Remixology performed by the artist-medium means that “the self per se / disappears in a sea of source material” (p. 63). “Source Material Everywhere,” says Amerika, is the mantra of Remixology. Just as the artist-medium uses any ground available for the artist-object, “The Next Version of Creativity / will use anything at any given time” (p. 65), and anything is available for use. Creativity according to Remixology is not the generation of new ideas or objects based on a fixed archive of previous art works, literature, or music from which to draw on. Any and all of culture is open to be hacked, spliced, or remixed with anything else, and therefore open to being reinvented. Remixthebook itself is a performance of this theory by remixing the words of Beat poets, philosophers, Jazz musicians, among others. There is no closure on what material can be introduced into remixing; everything is at hand to be used for a new creation from the fluctuating artist-medium. Every cultural object that has been produced is available to be “pla(y)giarized” by the postproduction artist (p. 110). By opening up Creativity to “Source Material Everywhere,” the result is unexpected: “you begin to start seeing things / you never knew were there but were / somehow always right in front of you” (p. 43). The result is trans-disciplinary, breaking down preconceived divisions of culture (“art,” “music,” “literature,” “philosophy,” “theology,” “LOLCats,” etc.). Anything and everything is open in the age of remix where we are always already “remixologically inhabiting the datum / that pings your unconscious neural mechanisms / and spurs you on to create / your own version of / this enduring ‘mechanism in the making’” (p. 40).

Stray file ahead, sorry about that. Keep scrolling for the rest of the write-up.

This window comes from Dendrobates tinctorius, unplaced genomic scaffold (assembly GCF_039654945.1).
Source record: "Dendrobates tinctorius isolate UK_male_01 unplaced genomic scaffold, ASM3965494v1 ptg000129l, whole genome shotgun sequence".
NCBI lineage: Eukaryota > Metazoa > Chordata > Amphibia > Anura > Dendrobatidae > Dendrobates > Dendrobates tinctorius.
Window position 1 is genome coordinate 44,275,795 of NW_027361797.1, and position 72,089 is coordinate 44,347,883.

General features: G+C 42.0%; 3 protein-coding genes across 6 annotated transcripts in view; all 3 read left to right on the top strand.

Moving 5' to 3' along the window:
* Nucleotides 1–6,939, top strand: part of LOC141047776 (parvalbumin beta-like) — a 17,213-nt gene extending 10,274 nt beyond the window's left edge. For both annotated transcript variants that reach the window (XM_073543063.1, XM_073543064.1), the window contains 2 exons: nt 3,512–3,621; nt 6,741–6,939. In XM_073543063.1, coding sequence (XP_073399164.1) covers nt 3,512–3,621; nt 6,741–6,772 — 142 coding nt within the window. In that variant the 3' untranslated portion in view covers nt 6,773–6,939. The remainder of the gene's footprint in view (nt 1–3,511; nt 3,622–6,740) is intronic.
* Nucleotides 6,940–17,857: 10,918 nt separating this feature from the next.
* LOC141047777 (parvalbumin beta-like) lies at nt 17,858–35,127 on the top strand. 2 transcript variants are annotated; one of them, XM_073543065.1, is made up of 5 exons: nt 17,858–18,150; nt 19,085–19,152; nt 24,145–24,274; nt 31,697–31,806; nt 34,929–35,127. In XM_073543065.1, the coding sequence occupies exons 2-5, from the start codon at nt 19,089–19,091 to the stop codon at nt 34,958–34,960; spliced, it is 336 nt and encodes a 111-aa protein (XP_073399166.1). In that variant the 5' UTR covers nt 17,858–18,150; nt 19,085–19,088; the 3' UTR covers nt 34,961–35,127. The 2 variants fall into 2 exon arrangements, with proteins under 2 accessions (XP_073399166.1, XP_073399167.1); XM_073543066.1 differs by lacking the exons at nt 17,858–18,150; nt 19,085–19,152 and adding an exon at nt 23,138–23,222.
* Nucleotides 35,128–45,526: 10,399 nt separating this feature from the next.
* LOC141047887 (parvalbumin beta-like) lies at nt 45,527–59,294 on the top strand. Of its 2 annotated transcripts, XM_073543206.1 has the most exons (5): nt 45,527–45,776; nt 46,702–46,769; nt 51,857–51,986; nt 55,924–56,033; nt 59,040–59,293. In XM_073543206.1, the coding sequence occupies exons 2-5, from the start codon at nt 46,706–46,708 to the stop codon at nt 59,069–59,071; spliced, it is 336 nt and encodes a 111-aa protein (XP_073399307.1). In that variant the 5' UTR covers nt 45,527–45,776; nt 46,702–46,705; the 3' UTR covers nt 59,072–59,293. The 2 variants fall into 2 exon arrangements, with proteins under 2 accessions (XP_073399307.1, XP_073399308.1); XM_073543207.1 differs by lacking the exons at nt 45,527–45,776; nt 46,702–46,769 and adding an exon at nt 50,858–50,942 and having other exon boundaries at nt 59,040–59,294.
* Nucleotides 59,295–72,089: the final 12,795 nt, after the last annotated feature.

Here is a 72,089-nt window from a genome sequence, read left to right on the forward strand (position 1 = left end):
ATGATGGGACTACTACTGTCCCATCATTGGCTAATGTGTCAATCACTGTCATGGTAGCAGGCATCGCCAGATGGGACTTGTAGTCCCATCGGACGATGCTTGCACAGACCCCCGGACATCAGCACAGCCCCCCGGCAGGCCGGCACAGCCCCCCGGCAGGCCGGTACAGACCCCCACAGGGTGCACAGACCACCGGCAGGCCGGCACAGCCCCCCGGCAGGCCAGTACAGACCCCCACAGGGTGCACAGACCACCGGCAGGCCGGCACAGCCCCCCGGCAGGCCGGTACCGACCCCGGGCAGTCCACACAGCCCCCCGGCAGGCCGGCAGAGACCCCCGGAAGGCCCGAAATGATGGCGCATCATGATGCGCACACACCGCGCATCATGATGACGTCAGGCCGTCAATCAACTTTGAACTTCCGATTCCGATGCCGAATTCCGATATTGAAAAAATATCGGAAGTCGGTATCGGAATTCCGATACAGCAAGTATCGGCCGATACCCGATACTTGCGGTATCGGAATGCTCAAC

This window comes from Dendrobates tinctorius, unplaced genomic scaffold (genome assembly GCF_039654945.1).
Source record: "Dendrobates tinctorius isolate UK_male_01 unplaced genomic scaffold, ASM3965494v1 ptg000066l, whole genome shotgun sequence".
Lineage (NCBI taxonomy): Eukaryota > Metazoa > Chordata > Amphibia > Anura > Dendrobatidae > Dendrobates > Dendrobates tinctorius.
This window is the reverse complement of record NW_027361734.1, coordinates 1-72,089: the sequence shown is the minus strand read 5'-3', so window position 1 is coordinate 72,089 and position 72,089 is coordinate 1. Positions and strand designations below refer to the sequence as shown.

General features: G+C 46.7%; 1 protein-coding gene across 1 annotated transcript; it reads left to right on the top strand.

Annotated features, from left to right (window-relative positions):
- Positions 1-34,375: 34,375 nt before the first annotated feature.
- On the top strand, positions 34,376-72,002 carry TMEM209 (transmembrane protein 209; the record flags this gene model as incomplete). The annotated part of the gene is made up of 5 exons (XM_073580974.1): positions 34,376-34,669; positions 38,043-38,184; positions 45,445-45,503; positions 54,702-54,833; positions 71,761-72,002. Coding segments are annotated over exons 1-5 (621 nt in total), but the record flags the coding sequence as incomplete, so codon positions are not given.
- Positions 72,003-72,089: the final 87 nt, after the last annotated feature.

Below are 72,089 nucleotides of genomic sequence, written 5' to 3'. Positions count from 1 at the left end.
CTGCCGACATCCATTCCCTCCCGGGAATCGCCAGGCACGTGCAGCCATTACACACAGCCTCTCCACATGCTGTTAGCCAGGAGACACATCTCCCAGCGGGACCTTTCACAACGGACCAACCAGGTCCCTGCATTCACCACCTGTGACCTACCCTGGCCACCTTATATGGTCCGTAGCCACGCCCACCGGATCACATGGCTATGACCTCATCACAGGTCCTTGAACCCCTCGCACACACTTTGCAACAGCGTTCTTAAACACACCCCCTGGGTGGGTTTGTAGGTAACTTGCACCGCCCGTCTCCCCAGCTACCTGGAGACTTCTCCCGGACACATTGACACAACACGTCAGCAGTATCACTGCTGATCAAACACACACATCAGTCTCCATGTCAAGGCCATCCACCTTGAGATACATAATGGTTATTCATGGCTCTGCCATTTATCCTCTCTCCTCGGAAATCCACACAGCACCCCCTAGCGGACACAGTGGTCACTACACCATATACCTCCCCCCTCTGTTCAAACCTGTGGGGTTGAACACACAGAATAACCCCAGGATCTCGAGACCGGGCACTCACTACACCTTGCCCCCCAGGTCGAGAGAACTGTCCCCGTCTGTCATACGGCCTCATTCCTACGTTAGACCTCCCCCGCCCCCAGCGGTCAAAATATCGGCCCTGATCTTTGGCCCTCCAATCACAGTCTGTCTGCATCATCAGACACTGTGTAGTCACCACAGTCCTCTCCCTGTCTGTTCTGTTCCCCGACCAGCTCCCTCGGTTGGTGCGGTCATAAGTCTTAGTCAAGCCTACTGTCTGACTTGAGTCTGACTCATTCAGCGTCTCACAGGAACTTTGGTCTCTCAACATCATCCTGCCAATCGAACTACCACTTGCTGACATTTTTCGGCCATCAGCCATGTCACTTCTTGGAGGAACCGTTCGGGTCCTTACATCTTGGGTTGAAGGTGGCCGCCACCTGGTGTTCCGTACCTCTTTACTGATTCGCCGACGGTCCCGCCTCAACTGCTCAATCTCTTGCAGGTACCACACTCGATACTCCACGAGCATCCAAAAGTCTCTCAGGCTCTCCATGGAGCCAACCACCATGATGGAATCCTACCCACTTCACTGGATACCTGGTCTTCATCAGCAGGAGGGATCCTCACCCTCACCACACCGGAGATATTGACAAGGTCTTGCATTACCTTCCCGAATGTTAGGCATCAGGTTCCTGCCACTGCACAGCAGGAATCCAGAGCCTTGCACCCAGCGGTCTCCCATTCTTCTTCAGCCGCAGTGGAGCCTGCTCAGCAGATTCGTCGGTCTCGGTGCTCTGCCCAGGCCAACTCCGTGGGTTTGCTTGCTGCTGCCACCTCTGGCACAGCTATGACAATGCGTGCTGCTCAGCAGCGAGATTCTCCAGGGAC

Whether readers want to read Remixthebook as a report on the condition of creativity in our electronic age or as a method of Remixology for inventing novel “artist-objects,” this “book” will not disappoint. It provides a unique glimpse at the creation of culture in the digital age as well as a unique method for the creativity. At the same time, Remixthebook actively resists the practice of reading that looks for straightforward arguments and propositions. The value of this book for the theologian or pastor could be its ministerial application to understanding (pop) culture or perhaps as an inspiration for bringing the gospel into the culture as a remixological witness—a difficult proposal, perhaps, but one worth considering for Christians in the “age of remix.” Remixthebook holds promise for new thinking, if only we can learn to read it in its own terms, that is, if we are willing to become artist-mediums ready to “remix the book” and remix our individual selves which remain an open archive of source material. Unless we come to Remixthebook ready to jump into its flux of thoughts, rhythms, and beats—like listening to a DJ improvise—there won’t be much to make of it, but not because there is nothing in the book, only that we aren’t ready to make something.


Eric T. Hall
Clemson University
Clemson, South Carolina, USA